Today the medical sphere may offer us good examples of how the existing diversification of approaches and methods towards the treatment of people is related to the fundamental shifts in our perception of the old problem of finding the connection between the human body and the mind. In fact, on one hand medicine as such is on the most fundamental level an inherently conservative filed of knowledge and practice because what is at stake for a doctor is often the very human life, the value of which overthrows any possible dubious methods of treatment that may lead to the lack of positive results, or even to negative ones.
On the other hand, as we are constantly learning new things about such an intricate structure as the human body is, it becomes clear that phenomena that had been thought understandable in reality have a much more complicated nature, which requires elaboration of existing scientific approaches, or even demands refusal from some of the traditional medical postulates.
To grasp challenges that arise from such shifts in our understanding of mind-body connection we may consider perhaps too extreme examples – numerous schools of the so-called New Age medicine which under the pretence of the break-through knowledge all too often advance simply untenable and absurd claims based on mere speculations (Reisser, Reisser, and Weldon, 1988, pp. 147-52), and the overly sceptical defenders of the traditional Western medicine who may tend to be too inflexible in their admission of the validity of alternative approaches to medical treatment of people.
More specifically, the matter of the influence of human psychological processes on what has traditionally been considered purely physiological disorders is one of the most inflaming causes of disagreements between the mentioned approaches. This tension that in one form or another is ongoing between representatives of different medical camps to a large degree defines the modern discourse of approaches to the medical treatment (Miller, 2003, pp. 185-187).
In this regard, it would be interesting to closely investigate the existing literature that represents the current state of affairs in the perception of the connection between the mind and the body. As a suitable object of our analysis may serve the book written by Doctor of Medicine John E. Sarno, a Professor of Clinical Rehabilitation Medicine at the New York University School of Medicine, and attending physician at the Howard A. Rusk Institute of Rehabilitation Medicine at the New York University Medical Center.
His best-selling work “The Mindbody Prescription: Healing the Body, Healing the Pain” belongs to the list of the most popular books that highlight academic and practical achievements in the field of psychosomatic medicine, a school of medicine which is based on the principle of unity of the mind and the body, and which aims to examine the mechanisms of the interdependency between emotions and bodily functions and to promote psychological methods of medical care (Levenson, 2004, pp. 3-66).
The combination of the academic approaches of the author to the support of his material and the popularity of the book among lay people to whom it is largely addressed suggests that on the example of this work we may judge the level of penetration of what could unanimously be perceived alternative medicine not long time ago into the modern medical discourse. With all this in mind, let us examine the volume of John E. Sarno in the context of its connection as of a textbook of applied psychosomatic medicine with the modern medical paradigms.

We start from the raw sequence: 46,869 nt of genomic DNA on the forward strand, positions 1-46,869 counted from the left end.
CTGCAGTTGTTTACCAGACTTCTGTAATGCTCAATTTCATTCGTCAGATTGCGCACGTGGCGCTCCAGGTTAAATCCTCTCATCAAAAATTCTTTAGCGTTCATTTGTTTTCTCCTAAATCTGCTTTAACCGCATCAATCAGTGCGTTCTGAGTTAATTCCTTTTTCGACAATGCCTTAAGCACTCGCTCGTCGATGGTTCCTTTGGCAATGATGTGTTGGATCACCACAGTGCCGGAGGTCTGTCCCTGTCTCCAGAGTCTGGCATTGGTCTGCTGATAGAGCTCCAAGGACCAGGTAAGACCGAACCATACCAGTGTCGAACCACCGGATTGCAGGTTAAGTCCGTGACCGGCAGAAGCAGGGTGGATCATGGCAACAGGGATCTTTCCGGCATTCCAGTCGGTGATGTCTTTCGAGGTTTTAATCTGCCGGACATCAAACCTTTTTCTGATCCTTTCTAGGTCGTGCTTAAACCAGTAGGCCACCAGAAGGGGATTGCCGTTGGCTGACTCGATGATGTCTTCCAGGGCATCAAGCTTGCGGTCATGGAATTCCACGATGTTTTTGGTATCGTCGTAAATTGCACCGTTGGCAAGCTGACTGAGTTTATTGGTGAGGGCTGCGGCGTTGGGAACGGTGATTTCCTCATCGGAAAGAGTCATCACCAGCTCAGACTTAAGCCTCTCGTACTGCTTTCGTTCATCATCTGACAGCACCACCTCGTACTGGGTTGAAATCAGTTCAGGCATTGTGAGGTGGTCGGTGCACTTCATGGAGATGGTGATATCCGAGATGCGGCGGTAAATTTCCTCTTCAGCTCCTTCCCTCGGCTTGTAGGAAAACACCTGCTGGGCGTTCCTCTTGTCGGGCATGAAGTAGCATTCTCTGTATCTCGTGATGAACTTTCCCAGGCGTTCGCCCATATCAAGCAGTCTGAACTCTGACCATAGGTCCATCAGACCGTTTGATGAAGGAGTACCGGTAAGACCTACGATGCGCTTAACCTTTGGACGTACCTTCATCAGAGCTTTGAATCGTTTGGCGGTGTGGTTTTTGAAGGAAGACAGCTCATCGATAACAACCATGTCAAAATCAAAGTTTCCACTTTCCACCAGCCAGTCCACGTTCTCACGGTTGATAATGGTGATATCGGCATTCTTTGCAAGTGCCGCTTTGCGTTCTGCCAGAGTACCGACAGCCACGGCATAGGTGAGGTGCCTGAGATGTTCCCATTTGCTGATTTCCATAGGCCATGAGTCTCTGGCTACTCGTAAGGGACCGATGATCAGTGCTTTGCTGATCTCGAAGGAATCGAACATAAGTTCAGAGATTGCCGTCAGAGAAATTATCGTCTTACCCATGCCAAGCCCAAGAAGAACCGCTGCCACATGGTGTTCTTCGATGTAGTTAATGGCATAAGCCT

For this purpose, we will briefly outline the history of psychosomatic medicine, then will try to link it with the book of Sarno, and in the main body of the paper will provide the book report with relevant comments on the book`s contents. Background on psychosomatic medicine The origins of the psychosomatic medicine can be found in the teachings of early Western philosophers and physicians who acknowledged that emotions played an important role for the human health (Cacioppo, 1989, p. 589).
Still, the Western medicine has traditionally been more inclined towards the study of the significance of bodily functions (Loudon, 1997, p. 238). However, by the middle of the nineteenth century the level of attention to the involvement of emotions in diseases development grew as the observational evidence was accumulating that had suggested that some disorders were not always accompanied by organic affections (U. S. National Library of Medicine, 2005).
For example, only since the seventeenth and the eighteenth centuries such a neurosis as hysteria began to be linked with emotional factors and the nervous system in general. Even Sigmund Freud participated in the study of symptoms of hysteria, and one of his conclusions was that they are based on memories linked to mental traumas which under certain conditions may intrude in the processes of somatic innervation. In this way, a possible mechanism for the interaction between mind and body was offered that was reminiscent of mechanisms that Sarno would be describing in his book.
The German psychoanalysts Georg Groddeck even went as far as claiming that psychological mechanisms engendering hysteria can be applied to all somatic diseases which from this point of view are the bodily manifestations of unconscious psychological processes. In the 1930s psychoanalyst Franz Alexander attempted to find a compromise between the Freudian theory, such views as those of Groddeck, and existing knowledge of physiology.